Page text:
Tom Orry, Editor - PS Vita

My adventures in Skyrim took a slight backseat this week as the PS Vita took over my evening gaming. As I type this I've only just got hold of some full games, so I've been getting my next-gen handheld fix through a selection of demos. Most impressive are WipEout 2048 and Uncharted: Golden Abyss, although the latter could well suffer from an excess of touch and tilt controls. I also had a surprising amount of fun with the Sony's WarioWare imitator Frobisher Says, which presents a series of quick-fire mini-games - although the way the game says "Frobisher says" at the start of each challenge is by far the most amusing aspect.

I am less impressed with Gravity Rush, which has gained a fair bit of attention due to being from Keiichiro Toyama, the man behind the original Silent Hill and the Siren games. This is nothing like those titles, instead offering some gravity manipulation and some hack 'n' slash-style fighting. Maybe the demo doesn't sell it well, but it was only the comic-book-style cutscenes that left a good impression.

Neon Kelly, Deputy Editor - X-COM: Enemy Unknown (the original one), PC, PS1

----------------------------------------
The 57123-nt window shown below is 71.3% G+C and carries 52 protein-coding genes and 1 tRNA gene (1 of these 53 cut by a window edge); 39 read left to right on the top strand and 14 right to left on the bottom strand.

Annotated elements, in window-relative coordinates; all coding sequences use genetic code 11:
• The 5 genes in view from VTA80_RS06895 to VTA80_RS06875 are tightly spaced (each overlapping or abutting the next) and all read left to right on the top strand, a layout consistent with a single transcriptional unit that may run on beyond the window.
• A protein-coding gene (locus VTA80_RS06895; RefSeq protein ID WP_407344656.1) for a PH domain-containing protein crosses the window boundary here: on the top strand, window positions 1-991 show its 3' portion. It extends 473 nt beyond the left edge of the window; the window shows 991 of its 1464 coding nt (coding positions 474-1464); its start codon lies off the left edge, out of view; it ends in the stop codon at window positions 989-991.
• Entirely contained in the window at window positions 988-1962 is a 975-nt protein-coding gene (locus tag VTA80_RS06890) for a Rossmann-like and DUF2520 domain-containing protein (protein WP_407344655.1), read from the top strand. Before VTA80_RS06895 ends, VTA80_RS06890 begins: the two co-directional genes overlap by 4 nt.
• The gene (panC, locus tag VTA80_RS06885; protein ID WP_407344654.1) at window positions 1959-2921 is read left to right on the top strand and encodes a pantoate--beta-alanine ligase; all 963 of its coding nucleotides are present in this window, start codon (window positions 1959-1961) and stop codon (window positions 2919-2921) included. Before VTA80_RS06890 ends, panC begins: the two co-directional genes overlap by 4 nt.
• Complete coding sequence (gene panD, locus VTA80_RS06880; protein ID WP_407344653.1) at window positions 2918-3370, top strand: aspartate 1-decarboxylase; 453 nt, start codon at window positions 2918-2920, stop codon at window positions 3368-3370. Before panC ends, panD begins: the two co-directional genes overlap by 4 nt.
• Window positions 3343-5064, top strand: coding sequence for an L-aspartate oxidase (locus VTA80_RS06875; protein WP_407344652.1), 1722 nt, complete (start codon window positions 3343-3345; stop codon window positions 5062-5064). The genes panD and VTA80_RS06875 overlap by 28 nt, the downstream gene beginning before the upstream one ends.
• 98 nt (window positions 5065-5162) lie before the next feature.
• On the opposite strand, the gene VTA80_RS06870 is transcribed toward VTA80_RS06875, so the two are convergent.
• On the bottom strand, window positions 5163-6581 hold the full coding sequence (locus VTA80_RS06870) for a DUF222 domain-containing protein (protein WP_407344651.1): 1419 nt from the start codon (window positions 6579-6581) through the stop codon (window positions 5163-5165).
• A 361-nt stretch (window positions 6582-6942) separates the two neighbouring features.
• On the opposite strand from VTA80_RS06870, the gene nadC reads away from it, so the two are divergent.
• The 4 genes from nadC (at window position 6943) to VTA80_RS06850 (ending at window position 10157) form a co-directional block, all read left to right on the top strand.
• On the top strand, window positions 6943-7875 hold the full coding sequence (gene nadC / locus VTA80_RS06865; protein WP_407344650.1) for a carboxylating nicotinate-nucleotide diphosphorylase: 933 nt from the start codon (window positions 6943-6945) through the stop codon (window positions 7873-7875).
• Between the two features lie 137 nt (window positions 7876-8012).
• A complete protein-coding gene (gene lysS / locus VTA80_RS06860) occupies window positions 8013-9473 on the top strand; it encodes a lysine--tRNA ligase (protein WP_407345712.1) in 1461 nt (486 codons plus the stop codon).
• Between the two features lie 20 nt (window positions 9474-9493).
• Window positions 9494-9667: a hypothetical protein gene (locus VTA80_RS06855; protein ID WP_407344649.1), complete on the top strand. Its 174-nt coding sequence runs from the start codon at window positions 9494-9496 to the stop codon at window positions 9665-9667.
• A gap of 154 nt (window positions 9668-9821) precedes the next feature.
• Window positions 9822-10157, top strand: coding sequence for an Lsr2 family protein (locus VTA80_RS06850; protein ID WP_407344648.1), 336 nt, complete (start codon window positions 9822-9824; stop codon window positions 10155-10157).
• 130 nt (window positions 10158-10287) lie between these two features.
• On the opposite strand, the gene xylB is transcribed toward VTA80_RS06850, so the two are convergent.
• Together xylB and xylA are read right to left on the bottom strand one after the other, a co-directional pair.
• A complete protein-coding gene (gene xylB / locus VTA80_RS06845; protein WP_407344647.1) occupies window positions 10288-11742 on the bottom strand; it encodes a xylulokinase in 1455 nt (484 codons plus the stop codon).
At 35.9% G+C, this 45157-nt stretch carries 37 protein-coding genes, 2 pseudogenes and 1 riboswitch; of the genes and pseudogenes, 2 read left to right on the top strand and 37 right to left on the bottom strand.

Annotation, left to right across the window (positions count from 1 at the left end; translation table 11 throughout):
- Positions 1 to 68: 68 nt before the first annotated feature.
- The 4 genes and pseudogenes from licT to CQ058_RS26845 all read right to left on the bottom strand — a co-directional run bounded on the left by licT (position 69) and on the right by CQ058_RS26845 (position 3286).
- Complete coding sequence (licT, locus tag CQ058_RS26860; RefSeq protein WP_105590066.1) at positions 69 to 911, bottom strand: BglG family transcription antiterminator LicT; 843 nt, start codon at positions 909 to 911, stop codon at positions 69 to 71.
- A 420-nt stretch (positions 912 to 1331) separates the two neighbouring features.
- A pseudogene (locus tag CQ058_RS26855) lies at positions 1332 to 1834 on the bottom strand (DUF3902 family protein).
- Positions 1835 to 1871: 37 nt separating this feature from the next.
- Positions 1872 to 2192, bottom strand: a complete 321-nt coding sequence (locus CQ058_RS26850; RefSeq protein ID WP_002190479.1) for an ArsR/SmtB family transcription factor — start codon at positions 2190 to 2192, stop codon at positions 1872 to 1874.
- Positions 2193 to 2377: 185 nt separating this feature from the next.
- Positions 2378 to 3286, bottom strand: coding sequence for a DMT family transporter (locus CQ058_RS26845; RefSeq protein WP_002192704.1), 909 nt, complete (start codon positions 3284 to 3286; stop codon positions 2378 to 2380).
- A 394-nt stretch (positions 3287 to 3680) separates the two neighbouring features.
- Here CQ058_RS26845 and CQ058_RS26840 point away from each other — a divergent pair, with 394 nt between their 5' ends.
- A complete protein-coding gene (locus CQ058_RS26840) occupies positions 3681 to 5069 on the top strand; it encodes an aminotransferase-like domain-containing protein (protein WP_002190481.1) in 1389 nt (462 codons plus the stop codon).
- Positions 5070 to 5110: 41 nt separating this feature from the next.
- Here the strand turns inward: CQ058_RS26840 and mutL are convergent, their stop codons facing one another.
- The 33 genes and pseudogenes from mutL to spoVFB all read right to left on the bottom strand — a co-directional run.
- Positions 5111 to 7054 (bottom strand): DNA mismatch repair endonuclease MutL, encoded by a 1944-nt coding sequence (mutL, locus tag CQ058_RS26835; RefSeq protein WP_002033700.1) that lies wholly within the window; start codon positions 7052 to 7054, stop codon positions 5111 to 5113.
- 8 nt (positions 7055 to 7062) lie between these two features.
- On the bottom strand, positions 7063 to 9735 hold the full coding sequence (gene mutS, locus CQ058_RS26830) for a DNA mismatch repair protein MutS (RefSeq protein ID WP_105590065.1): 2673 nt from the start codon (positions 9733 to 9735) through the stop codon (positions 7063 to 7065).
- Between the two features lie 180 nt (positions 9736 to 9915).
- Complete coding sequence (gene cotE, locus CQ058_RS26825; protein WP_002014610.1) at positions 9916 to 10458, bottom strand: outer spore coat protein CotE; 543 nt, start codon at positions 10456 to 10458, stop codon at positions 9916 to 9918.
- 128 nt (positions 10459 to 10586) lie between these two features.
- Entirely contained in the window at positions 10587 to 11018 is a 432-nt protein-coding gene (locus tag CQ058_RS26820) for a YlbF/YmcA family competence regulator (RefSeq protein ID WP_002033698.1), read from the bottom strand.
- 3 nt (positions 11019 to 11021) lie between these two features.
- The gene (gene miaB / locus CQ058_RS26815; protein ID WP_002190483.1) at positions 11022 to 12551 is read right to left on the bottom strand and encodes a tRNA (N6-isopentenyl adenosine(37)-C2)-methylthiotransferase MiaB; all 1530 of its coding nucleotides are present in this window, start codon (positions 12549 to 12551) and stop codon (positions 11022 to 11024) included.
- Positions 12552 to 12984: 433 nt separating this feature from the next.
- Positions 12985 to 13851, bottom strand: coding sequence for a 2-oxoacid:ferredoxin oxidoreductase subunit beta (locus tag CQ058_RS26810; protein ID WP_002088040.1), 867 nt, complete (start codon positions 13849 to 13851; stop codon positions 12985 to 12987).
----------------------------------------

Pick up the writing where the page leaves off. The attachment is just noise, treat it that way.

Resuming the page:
This week I was utterly thrilled by the revelation that Firaxis is developing another XCOM game - a turn-based strategy affair to go sit alongside 2K's troubled FPS reboot thing. And when I say "utterly thrilled", I really do mean that I started yelping with delight, expressing in amorphous whoops and gibbers what I could not with real words.

XCOM, man. Or rather, X-COM - as I'm a pedant and a veteran fan, I still insist on using the hyphen. In any case, it's a useful way to distinguish between the old games and the new ones.

The Firaxis reboot is exciting because it seems that the developers understand what made the early games so good - the challenge, the uncertainty, and above all else the spontaneous drama that unfolds as your puny troops risk their lives in desperate battle against foes who are meaner, more accurate, and better equipped. In response, I inevitably loaded up the old game for the umpteenth time. And you know what? The graphics may look like Lego, but it's still gold.

If you're still unfamiliar with the original series, take a gander at this fan-made Let's Play. It's geeky as anything, but it's also pretty funny, and gives a good sense of how the game can get its claws into you.

Emily Gera, Staff Writer - Assassins Creed: Revelations, Xbox 360

Surprise, surprise. I actually took a break from Star Wars: The Old Republic to give Assassin's Creed: Revelations a go. Still quite early on in the playthrough so far but seemingly every other mission functions as a mini-game that tries to make use of a new, bizarre piece of equipment or random genre. That includes guitar playing, hand-gliding, and tower defence. All and all an odd game, and Desmond is looking increasingly like Adam Sandler to me, but it's not totally detestable. You can use that for your next box quote, Ubisoft.